Objectives: Patients with comorbidities are at increased risk for poor outcomes in COVID-19, yet data on patients with prior neurological disease remains limited. Our objective was to determine the odds of critical illness and duration of mechanical ventilation in patients with prior cerebrovascular disease and COVID-19.
Methods: A observational study of 1,128 consecutive adult patients admitted to an academic center in Boston, Massachusetts, and diagnosed with laboratory-confirmed COVID-19. We tested the association between prior cerebrovascular disease and critical illness, defined as mechanical ventilation (MV) or death by day 28, using logistic regression with inverse probability weighting of the propensity score. Among intubated patients, we estimated the cumulative incidence of successful extubation without death over 45 days using competing risk analysis.
Results: Of the 1,128 adults with COVID-19, 350 (36%) were critically ill by day 28. The median age of patients was 59 years (SD: 18 years) and 640 (57%) were men. As of June 2nd, 2020, 127 (11%) patients had died. A total of 177 patients (16%) had a prior cerebrovascular disease. Prior cerebrovascular disease was significantly associated with critical illness (OR = 1.54, 95% CI = 1.14–2.07), lower rate of successful extubation (cause-specific HR = 0.57, 95% CI = 0.33–0.98), and increased duration of intubation (restricted mean time difference = 4.02 days, 95% CI = 0.34–10.92) compared to patients without cerebrovascular disease.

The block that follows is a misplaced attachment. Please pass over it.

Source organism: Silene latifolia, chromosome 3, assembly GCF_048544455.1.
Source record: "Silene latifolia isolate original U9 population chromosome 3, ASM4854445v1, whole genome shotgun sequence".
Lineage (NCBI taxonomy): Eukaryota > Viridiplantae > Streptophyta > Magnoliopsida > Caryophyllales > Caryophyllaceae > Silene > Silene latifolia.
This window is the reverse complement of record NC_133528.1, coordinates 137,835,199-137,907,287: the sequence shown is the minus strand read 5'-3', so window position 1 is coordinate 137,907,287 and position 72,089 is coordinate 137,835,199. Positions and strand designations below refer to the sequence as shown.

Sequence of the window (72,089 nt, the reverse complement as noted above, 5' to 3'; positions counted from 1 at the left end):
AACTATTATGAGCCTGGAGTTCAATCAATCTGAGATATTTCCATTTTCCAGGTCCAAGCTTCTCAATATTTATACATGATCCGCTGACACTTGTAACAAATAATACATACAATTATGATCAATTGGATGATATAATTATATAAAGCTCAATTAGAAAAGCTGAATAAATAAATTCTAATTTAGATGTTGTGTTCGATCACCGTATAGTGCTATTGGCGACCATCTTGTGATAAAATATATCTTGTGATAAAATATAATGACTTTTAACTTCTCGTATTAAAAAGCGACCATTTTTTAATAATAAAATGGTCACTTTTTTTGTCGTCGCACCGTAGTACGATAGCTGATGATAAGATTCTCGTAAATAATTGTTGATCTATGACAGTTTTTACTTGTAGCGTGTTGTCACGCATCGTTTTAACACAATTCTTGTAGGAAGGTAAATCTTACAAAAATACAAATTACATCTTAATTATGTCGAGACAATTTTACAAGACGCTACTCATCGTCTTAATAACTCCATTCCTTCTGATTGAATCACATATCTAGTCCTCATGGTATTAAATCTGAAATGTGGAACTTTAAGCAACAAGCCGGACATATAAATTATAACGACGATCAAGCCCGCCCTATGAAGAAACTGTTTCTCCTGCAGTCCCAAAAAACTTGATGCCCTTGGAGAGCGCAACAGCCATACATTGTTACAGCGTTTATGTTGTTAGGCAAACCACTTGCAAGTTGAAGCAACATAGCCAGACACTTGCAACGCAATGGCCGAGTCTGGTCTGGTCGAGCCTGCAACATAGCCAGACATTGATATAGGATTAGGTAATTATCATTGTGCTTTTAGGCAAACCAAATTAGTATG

Interpretation: Prior cerebrovascular disease adversely affects COVID-19 outcomes in hospitalized patients. Further study is required to determine if this subpopulation requires closer monitoring for disease progression during COVID-19.